Nigeria faces one of its worst cholera outbreaks in years – Los Angeles Sentinel | Los Angeles Sentinel

This Thursday, July. 31st 2015 File photo, women and children rescued by Nigerian soldiers from Bokoharam militants in northeastern Nigeria arrive in the army (AP photo / Josie Ora file)

More than 2,300 people have died in suspicious cases in Nigeria, with the worst cholera outbreaks in years and Africa’s most populous countries struggling to cope with multiple disease outbreaks. ..

This year’s cholera outbreak, which is more lethal than the last four years, is exacerbated by the COVID-19 pandemic, which many consider to be a greater priority for the state government. Nigeria faces a resurgence of cases caused by delta variants, with less than 1% of the population fully vaccinated.

As of September 5, at least 69,925 suspected cholera cases were recorded in 25 of 36 Nigerian states and in the capital Abuja, according to the Nigerian Disease Control Center. Children between the ages of 5 and 14 are the most affected age group, with an overall case fatality rate of 3.3%, more than double the 1.3% case fatality rate of COVID-19 in Nigeria.

At least 2,323 people have died on suspicion of cholera this year, but there are concerns that it may be underestimated given the large number of affected communities in hard-to-reach areas.

Floods and poor hygiene increase the risk of infection The provinces of northern Nigeria have been hit hardest. The 19 northern states account for 98% of suspicious cases.

According to 2020 government data, cholera is endemic in Nigeria, with only 14% of the population of more than 200 million having access to safe and controlled drinking water services. This also indicates that open defecation is being performed for at least 30 people. Percentage of residents in 14 states

Yellow fever, Lassa fever, measles and other infectious diseases also occur regularly in Nigeria.

“We must continue to be aware that these multiple outbreaks can put additional strain on our health system,” Nigeria’s CDC Director Chikwe Ihekweazu told The Associated Press.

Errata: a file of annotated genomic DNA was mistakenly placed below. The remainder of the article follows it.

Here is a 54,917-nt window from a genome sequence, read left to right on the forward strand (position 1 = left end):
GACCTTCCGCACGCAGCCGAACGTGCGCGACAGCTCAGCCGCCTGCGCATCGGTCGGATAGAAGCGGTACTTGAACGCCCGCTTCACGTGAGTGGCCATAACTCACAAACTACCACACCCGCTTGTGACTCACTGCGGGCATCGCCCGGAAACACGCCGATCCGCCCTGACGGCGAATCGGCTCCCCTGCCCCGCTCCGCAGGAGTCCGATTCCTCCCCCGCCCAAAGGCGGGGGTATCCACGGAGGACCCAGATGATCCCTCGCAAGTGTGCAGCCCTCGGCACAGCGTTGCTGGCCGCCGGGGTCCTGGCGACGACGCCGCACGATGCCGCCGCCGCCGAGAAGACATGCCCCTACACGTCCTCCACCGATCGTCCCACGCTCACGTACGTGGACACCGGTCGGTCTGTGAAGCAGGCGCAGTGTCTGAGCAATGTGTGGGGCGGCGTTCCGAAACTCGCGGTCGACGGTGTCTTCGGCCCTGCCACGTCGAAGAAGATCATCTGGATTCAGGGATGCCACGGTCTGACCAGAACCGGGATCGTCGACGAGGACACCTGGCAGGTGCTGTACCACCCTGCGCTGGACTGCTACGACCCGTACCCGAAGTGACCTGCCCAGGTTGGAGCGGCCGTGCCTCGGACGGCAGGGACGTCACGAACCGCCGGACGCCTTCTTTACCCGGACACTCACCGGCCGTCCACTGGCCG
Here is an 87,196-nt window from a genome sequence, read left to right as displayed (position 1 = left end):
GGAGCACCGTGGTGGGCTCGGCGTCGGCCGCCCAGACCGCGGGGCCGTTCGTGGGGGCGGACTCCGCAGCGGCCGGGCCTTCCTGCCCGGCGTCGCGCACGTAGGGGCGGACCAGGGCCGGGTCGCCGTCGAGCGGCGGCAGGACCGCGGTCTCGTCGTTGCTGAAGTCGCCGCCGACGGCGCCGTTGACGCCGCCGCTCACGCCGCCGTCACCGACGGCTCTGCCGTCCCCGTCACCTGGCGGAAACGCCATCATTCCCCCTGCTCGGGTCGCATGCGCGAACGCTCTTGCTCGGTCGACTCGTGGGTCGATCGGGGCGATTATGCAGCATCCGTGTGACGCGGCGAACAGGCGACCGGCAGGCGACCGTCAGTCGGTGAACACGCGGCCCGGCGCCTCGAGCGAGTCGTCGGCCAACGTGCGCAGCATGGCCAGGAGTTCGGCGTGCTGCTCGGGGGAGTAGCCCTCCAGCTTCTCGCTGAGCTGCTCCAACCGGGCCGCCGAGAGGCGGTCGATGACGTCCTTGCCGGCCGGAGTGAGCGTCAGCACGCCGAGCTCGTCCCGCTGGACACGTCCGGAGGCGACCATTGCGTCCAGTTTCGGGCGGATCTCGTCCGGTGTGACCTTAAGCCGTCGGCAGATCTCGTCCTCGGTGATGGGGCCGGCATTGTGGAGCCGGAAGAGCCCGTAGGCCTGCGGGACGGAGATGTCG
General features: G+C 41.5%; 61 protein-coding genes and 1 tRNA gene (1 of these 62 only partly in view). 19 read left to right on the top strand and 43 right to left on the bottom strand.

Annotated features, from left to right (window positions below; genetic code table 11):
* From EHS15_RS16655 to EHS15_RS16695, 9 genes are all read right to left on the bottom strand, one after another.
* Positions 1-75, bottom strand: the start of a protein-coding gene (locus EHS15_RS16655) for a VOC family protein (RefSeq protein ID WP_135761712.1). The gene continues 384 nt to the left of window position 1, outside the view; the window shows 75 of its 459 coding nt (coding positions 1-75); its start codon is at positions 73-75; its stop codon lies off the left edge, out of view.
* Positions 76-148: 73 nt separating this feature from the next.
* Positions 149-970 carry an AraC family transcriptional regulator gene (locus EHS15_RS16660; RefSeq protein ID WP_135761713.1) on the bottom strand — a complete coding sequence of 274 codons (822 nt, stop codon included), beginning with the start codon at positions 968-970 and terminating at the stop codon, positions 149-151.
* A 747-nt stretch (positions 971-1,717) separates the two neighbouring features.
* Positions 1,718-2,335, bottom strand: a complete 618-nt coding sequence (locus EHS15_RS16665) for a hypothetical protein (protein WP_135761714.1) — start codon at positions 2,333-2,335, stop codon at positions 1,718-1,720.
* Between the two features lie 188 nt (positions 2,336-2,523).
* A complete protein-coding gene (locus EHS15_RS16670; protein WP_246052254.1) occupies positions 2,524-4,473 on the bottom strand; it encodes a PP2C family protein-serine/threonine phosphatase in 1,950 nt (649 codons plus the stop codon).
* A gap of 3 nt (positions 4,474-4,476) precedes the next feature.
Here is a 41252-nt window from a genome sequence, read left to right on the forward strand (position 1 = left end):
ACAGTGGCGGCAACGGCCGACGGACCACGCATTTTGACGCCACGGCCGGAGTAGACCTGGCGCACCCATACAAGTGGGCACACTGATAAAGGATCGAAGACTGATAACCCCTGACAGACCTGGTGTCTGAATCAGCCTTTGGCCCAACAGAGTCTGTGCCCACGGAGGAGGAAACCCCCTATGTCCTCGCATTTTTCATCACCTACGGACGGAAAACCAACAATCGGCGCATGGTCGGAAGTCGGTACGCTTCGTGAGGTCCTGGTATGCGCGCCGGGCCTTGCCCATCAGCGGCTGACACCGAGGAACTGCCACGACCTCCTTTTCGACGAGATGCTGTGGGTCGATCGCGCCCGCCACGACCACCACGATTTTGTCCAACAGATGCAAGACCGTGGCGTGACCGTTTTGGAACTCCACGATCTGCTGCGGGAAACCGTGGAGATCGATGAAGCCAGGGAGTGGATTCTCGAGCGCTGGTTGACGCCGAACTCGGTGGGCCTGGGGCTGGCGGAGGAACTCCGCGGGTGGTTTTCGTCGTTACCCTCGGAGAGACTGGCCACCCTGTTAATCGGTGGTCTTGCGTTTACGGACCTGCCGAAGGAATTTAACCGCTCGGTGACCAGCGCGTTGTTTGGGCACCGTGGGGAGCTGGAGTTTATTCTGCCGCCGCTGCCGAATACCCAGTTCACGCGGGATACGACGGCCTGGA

But he and other officials say the experience from those health crises helped Nigeria prepare for the worst. “Previous investments in diagnostic capabilities, case management, electronic monitoring systems, event-based monitoring, risk communication, logistic management systems, and national / local workforce development have paid off significantly during the COVID-19 pandemic. “He said.

However, this does not include cholera. In some states, authorities say COVID-19 is the central stage.

In Kogi, which has the second highest case fatality rate of cholera in Nigeria at 24.5%, health official Haruna Saka told AP that the case fatality rate is high due to the difficulty in accessing care in hard-to-reach areas. rice field.

Even in the capital, it was difficult to find care. Ese Umukoro said her brother Samson had a “very difficult” experience when he was admitted to the fourth hospital after suffering from cholera and being rejected at three hospitals. She asked the government to “do her best to at least give us good water to avoid that kind of illness.”

Sokoto has the fourth most suspected case of cholera in Nigeria, and its health commissioner told AP that 22 of the 23 municipalities had been hit.

“It is the lack of good hygiene in our village and the open defecation that has been exacerbated by heavy rains that are causing the infection,” said Ali Innname.

This is a common problem. According to government data from UNICEF-sponsored surveys, access to safe-controlled hygiene services was only 21% nationwide.

Michael Oludare, an engineer who is an Oyo-based water scientist, said it was “very important” for authorities to provide basic water and sanitation. He said poor people, women, children and internally displaced persons are among the “people with problems with cholera.”

In addition, Nigeria is addressing the challenge of inadequate vaccines and trained personnel to cover all municipalities where cholera outbreaks have been recorded.

Nigeria faces one of its worst cholera outbreaks in years – Los Angeles Sentinel | Los Angeles Sentinel Source link Nigeria faces one of its worst cholera outbreaks in years – Los Angeles Sentinel | Los Angeles Sentinel